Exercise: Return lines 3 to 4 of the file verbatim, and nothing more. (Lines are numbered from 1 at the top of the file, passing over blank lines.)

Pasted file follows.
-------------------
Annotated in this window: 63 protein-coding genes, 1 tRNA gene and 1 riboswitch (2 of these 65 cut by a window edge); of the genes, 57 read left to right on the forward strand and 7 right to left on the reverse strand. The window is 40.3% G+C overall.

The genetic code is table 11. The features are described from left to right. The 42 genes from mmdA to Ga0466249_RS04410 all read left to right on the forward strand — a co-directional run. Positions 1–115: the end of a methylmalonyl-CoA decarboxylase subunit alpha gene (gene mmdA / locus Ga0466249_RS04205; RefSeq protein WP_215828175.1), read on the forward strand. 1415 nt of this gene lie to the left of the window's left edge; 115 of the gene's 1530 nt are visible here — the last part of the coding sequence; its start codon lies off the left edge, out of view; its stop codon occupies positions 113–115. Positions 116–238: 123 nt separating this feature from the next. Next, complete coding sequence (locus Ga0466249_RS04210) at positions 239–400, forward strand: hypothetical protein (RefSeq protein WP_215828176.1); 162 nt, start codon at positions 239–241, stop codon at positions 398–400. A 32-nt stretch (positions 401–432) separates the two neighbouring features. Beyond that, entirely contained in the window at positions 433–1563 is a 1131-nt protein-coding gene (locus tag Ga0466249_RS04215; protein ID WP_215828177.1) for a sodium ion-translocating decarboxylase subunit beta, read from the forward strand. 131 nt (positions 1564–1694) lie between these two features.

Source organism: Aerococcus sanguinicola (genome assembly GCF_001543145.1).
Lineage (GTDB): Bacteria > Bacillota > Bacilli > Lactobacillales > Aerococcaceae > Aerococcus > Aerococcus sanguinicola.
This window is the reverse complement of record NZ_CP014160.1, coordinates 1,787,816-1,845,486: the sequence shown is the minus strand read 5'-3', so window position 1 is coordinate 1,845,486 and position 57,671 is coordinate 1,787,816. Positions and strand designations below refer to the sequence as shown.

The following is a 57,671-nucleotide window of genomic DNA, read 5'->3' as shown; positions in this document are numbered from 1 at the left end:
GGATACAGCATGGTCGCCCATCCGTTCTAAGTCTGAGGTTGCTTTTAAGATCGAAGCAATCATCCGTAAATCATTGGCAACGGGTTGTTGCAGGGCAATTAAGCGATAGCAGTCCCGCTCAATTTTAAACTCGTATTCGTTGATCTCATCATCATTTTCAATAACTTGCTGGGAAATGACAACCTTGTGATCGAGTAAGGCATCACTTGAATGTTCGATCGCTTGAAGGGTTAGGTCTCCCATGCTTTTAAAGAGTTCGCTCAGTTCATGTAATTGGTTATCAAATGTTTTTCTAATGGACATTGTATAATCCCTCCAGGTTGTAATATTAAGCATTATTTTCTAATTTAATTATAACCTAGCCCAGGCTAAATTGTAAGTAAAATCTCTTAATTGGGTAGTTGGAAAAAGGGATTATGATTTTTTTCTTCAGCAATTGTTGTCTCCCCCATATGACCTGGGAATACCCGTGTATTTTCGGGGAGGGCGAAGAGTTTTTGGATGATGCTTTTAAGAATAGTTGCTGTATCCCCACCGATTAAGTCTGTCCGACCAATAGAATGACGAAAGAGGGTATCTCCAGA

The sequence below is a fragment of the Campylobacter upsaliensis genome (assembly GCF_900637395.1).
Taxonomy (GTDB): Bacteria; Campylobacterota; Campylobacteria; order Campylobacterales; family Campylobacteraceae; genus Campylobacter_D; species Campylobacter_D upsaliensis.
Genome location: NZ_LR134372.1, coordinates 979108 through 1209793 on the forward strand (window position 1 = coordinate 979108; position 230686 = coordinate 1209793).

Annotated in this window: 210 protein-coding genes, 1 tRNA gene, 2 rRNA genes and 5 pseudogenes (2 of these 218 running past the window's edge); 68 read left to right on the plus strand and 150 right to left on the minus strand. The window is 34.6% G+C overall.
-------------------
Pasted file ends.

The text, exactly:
Source organism: Aerococcus sanguinicola (genome assembly GCF_001543145.1).
Lineage (GTDB): Bacteria > Bacillota > Bacilli > Lactobacillales > Aerococcaceae > Aerococcus > Aerococcus sanguinicola.